With all the talk about the flu this year, I’m wondering what I can do to prepare for an outbreak and to address the situation if one occurs. Is there anything that I can or cannot do with regard to concerns about the flu in my workplace?


Employer concerns about the flu are very real. The Centers for Disease Control and Prevention (CDC) estimates that every individual who comes to work with H1N1 will infect 10% of their coworkers with the virus. In addition, businesses may experience employee absenteeism rates of as much as 20-25% for up to four straight months because of both the H1N1 and seasonal flu viruses. Despite these daunting statistics, according to a recent survey conducted by the Pandemic Prevention Council, 25% of organizations have yet to put a plan in place to address a pandemic flu outbreak in their workplace.

In an effort to assist employers, the federal Equal Employment Opportunity Commission (“EEOC”) recently issued information to help employers prepare for a potential influenza (H1N1) pandemic in a way that is consistent with the Americans with Disabilities Act (“ADA”). This document, entitled “Pandemic Preparedness in the Workplace and the Americans with Disabilities Act,” addresses ADA issues that may be implicated by employer concerns about employee exposure to the flu, including disability-related inquiries and medical examinations, “direct threat” assessments, and reasonable accommodations.

According to the EEOC guidance, before a flu pandemic occurs, an employer is not permitted to ask an employee if he or she has a health condition (such as a compromised immune system) that could make him or her more vulnerable to the flu. This type of question may disclose the existence of a disability, and is therefore prohibited unless there is some evidence of a “direct threat” within the meaning of the ADA. A “direct threat” is defined as “a significant risk of substantial harm to the health or safety of the individual or others that cannot be eliminated or reduced by reasonable accommodation.”

In the context of pandemic influenza, the EEOC guidance requires that a finding of direct threat be based on the most current medical knowledge and evidence, such as information from the CDC or other health authorities. The finding must be based on an assessment of the individual’s ability to safely perform the essential functions of his/her job after considering the imminence of the risk, the severity of the harm, and the availability of reasonable accommodations to reduce the risk below the direct threat level. The EEOC advises employers to be careful to consider all of the information available before concluding that an applicant or employee poses a direct threat in the context of a flu pandemic.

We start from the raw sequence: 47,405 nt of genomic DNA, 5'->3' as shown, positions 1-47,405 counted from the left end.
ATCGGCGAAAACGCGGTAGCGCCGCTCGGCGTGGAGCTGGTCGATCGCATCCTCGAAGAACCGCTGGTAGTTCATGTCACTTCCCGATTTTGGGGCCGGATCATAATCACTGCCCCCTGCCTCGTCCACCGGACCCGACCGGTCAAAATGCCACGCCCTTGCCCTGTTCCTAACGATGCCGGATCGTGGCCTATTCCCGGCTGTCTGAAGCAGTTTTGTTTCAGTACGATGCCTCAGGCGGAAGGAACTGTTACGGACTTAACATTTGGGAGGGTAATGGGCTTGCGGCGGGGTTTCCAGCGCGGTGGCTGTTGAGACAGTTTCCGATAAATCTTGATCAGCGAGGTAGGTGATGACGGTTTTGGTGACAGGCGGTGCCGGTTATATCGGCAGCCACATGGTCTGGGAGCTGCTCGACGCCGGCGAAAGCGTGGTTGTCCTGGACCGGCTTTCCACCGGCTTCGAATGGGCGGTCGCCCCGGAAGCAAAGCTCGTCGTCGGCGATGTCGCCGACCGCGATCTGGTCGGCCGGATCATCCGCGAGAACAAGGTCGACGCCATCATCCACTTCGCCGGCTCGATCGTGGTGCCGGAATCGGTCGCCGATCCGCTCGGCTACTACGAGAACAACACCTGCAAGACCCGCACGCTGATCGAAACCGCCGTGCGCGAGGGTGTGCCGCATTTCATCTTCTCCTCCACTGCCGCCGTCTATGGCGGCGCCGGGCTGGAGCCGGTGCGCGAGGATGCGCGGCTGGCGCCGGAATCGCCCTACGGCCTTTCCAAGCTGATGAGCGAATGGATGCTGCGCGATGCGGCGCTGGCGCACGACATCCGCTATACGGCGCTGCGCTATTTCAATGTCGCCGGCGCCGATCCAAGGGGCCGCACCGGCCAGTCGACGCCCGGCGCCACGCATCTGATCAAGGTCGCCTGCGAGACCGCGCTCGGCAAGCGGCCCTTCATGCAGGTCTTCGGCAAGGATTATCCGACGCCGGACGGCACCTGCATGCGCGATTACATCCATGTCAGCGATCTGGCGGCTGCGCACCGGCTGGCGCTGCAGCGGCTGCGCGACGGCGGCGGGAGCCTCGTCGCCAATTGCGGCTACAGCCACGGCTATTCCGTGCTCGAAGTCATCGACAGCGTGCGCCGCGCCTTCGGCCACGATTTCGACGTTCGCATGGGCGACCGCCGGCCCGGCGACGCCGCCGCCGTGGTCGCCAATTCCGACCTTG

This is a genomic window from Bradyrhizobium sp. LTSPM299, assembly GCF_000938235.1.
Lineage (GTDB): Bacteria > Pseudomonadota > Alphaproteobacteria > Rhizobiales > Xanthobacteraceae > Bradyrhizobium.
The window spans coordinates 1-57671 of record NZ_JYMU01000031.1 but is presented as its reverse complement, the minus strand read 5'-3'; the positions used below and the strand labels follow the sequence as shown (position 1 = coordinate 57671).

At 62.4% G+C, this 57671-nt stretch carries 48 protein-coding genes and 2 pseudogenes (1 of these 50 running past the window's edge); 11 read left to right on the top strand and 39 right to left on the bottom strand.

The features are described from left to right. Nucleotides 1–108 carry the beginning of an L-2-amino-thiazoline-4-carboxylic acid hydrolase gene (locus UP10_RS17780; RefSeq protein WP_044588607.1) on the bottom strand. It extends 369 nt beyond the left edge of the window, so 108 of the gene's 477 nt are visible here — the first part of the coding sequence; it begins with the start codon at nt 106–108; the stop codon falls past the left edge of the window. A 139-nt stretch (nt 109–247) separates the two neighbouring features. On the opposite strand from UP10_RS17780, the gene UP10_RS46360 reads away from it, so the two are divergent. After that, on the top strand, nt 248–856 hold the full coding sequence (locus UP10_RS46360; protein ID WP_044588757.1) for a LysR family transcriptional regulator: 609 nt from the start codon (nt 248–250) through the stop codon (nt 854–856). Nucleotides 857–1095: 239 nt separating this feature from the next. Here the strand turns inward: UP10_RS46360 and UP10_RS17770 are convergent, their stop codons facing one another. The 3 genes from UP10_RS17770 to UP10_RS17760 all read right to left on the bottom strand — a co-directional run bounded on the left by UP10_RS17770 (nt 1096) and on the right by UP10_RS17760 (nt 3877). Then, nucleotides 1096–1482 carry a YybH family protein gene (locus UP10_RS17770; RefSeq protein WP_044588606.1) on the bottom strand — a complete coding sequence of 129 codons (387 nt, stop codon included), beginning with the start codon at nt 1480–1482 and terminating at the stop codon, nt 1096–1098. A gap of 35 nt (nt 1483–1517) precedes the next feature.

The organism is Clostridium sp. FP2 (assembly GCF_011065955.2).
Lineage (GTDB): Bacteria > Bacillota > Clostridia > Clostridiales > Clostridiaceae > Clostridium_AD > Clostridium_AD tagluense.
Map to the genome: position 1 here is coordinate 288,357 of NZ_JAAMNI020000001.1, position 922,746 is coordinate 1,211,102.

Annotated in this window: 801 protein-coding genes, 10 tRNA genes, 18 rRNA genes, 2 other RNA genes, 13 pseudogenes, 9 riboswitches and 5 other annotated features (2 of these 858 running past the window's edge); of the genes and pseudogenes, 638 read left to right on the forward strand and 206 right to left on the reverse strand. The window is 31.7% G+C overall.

The EEOC guidance permits employers to ask employees whether they are likely to be unavailable for work in the event of a flu pandemic. This question is not considered to be disability-related if it is designed to identify potential non-medical reasons for absence during a pandemic. The EEOC has also issued a pre-pandemic survey which includes an inquiry as to whether an employee is in a “high risk” category for complications from the flu, without specifying the category that an employee might fall under.

The EEOC guidance also includes the following helpful tips:

  • During a flu pandemic, employers may ask employees if they are experiencing flu-like symptoms (e.g., fever, chills, cough, sore throat), and may send employees home if they display such symptoms.
  • Employers may not ask an employee who does not have flu-like symptoms whether he/she has a medical condition that could make them vulnerable to complications from the flu.
  • Employers should encourage employees with flu-like symptoms to stay at home to prevent the spread of the virus to coworkers.
  • An employer may ask an employee about exposure to pandemic influenza after an employee returns from travel. An employer may also require an employee who has been away from the workplace during a pandemic to provide a doctor’s note certifying their fitness to return to work.
  • The EEOC recommends that employers encourage (but not require) employees to get a flu shot.

For more information on the EEOC’s guidelines, visit the following website:
– – – – – – – – – – – – – – – – – – – – – – – – – –
Back to Menu- Work Place Law 2009 Articles